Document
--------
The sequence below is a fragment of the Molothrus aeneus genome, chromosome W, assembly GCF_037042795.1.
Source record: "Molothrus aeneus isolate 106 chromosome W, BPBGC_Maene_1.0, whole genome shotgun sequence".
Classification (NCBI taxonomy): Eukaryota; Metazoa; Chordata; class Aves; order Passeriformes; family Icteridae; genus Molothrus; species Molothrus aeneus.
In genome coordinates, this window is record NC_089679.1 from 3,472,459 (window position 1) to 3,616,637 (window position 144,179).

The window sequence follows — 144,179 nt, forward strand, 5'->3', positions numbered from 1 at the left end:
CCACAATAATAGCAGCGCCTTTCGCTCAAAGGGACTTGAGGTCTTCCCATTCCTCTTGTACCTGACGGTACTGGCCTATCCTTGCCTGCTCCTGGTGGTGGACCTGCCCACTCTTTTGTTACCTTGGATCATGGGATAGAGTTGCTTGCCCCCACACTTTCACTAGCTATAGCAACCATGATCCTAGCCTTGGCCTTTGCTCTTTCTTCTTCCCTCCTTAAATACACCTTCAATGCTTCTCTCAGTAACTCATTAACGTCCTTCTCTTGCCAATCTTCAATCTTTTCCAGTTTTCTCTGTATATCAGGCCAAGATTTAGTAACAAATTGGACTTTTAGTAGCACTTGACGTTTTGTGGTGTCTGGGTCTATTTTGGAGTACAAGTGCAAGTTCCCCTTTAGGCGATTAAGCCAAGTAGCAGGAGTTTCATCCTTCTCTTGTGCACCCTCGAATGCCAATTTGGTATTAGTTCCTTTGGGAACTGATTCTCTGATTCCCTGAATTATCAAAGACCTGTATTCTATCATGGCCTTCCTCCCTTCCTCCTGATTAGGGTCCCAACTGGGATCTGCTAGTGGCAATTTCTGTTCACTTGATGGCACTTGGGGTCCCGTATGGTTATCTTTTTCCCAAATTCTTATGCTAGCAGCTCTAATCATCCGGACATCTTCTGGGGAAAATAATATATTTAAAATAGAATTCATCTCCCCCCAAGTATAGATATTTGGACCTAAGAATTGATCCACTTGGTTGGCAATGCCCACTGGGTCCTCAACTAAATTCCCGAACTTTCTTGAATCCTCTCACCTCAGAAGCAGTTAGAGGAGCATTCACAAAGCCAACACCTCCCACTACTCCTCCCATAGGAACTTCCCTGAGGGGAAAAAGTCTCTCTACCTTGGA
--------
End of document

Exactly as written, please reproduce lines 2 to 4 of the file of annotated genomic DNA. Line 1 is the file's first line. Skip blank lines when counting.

Source record: "Molothrus aeneus isolate 106 chromosome W, BPBGC_Maene_1.0, whole genome shotgun sequence".
Classification (NCBI taxonomy): Eukaryota; Metazoa; Chordata; class Aves; order Passeriformes; family Icteridae; genus Molothrus; species Molothrus aeneus.
In genome coordinates, this window is record NC_089679.1 from 3,472,459 (window position 1) to 3,616,637 (window position 144,179).